The Internet has effectively eliminated geographic borders for business and commerce, and as a result, ambitious brands are increasingly doing business beyond their home market. Simply doing standard translations of English-language content used to be good enough to engage multilingual audiences. But today, such passive tactics are no longer sufficient—especially when you consider that 95 percent of the world's consumers and 80 percent of the world's purchasing power reside outside of America.
Being global ready and engaging multilingual audiences means implementing a global content strategy focused on creating personalized experiences for customers worldwide. And this entails five essential elements:
Getting the whole team on board. Cultivating personalized, native brand experiences for current and potential customers should be an organization-wide effort, even if this involves just making sure the entire company is aware of, understands, and is on board with this direction. Taking on a global mind-set is a collective effort, and every department, from marketing and sales to product developers to C-level executives, should be involved and in sync from the start of any project.
Global thinking from day one across the entire enterprise is essential. From the very beginning, companies need to shift their thinking away from "what we are doing in the U.S. is good enough for the rest of the world, and we will just translate it"—because that approach will fail—miserably. Instead, organizations must think about their content marketing strategy in a global context. And they must scale globally and behave locally early in the planning stages.
Putting a plan in place. According to research conducted by the Content Marketing Institute (CMI), only 37 percent of B2C marketers and 32 percent of B2B marketers have a documented content marketing strategy/plan in place. Creating and documenting a global content strategy seems like marketing 101. Yet for some reason, it's often an overlooked step at many organizations. The importance of developing—and writing down—a plan cannot be overstated. It will hold you and your team accountable to management and the organization as a whole, and it will help you benchmark your successes and learn from your failures.
Getting the message right. Every brand wants to understand what makes customers tick. But brands that are fluent everywhere go many levels deeper to understand customer motivations in specific markets and regions around the world. A message that could be considered clever and cheeky in one market could crash and burn—to the point of being offensive—in another. And your chance of success in that market could be severely damaged right in front of your eyes.
For this reason, smart brands are leveraging localization (adding cultural nuances) and transcreation (creating entirely new content for the right cultural fit) in addition to traditional translation to deliver personalized brand experiences that resonate in any language, all cultures, and every market. Achieving success on a global scale is a delicate balance, but getting it right can net huge results.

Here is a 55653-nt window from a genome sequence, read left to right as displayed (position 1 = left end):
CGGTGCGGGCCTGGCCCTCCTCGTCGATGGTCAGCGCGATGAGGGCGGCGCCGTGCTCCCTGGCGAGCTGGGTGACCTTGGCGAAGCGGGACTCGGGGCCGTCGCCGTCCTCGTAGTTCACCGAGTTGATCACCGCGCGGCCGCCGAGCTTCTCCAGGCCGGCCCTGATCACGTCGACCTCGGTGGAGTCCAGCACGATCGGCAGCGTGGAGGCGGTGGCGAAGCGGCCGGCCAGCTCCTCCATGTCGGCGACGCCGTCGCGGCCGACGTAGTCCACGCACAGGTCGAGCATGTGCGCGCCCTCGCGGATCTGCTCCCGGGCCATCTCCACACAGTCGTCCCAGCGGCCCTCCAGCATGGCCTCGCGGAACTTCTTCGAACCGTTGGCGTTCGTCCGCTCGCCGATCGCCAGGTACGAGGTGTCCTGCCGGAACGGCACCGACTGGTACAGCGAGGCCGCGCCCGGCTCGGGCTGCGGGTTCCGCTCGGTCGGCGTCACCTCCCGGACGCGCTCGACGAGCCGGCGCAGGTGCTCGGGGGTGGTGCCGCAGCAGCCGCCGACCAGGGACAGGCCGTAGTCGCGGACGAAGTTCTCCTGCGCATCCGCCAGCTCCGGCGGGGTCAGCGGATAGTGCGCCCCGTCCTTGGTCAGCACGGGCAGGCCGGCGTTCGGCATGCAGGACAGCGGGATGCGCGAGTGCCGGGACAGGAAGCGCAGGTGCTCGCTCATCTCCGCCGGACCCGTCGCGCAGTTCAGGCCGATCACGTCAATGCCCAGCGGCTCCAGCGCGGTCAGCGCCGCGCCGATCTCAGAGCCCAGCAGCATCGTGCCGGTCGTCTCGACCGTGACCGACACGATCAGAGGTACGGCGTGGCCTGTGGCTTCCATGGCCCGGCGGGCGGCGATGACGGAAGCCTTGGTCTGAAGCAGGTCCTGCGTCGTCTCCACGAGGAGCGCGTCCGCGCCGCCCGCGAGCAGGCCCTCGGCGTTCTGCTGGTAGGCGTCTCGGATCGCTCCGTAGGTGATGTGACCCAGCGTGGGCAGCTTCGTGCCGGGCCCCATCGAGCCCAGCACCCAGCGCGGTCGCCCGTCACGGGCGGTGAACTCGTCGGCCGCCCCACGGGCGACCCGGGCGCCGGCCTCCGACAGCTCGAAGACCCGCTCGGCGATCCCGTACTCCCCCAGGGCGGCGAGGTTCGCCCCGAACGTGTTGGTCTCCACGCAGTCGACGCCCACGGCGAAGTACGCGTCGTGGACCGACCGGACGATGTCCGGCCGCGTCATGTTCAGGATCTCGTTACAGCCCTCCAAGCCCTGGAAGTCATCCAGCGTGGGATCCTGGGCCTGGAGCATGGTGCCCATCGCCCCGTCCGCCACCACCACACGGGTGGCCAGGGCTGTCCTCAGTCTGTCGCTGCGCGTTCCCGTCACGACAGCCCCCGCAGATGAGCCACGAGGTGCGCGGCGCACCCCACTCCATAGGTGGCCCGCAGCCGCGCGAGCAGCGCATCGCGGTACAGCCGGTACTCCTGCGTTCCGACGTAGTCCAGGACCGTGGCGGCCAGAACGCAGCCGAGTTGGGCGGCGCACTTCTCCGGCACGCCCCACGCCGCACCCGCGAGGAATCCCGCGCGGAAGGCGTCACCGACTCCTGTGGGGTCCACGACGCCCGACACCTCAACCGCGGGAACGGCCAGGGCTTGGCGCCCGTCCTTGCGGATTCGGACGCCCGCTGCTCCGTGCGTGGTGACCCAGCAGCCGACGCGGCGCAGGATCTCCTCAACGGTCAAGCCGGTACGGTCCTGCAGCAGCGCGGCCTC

Hiring strong local help. As your company expands globally, you'll discover (perhaps quickly) that market research can only take you so far. There is only so much you, as an outsider, can learn about the various markets you choose to do business in.
One of the most important investments you can make in your company's global expansion process is hiring local marketers. It's important to note that these are not your typical localization managers focused solely on translation. Rather, they should be market-focused strategists who are thinking about local customers when they are creating messages and materials for the market in question. Local marketers possess a keen understanding of the culture nuances, customs, preferences, buying behaviors, and regional dialects, and they will ensure global content is accurate and on brand. You want your messages to feel like they were created by a local, and what better way to do that than by having actual local help create your messaging.
Choosing the right technology. An effective global content strategy makes translation management technology an important part of the marketing technology stack.
Translation used to be time-consuming, costly, and error-prone, deterring many organizations from even attempting it. But today's translation management technology offerings enable brands to continue to leverage professional human translators for the highest possible quality while automating the nonlinguistic parts of the process, such as managing the hundreds of spreadsheets of content in need of translation and the endless back and forth with translators via email. Translation management technology enables companies to reach more customers with greater speed, and at a fraction of the cost. And it frees up marketers' time so they can focus on what matters most: creating native brand experiences for each and every customer.
To engage global customers and tap into the seemingly endless international business opportunities, brands must implement a global content strategy focused on delivering personalized customer experiences worldwide. And with the right elements in place, this new global approach will increase customer acquisition and retention, and drive global growth.
Judd Marcello is the vice president of marketing at Smartling.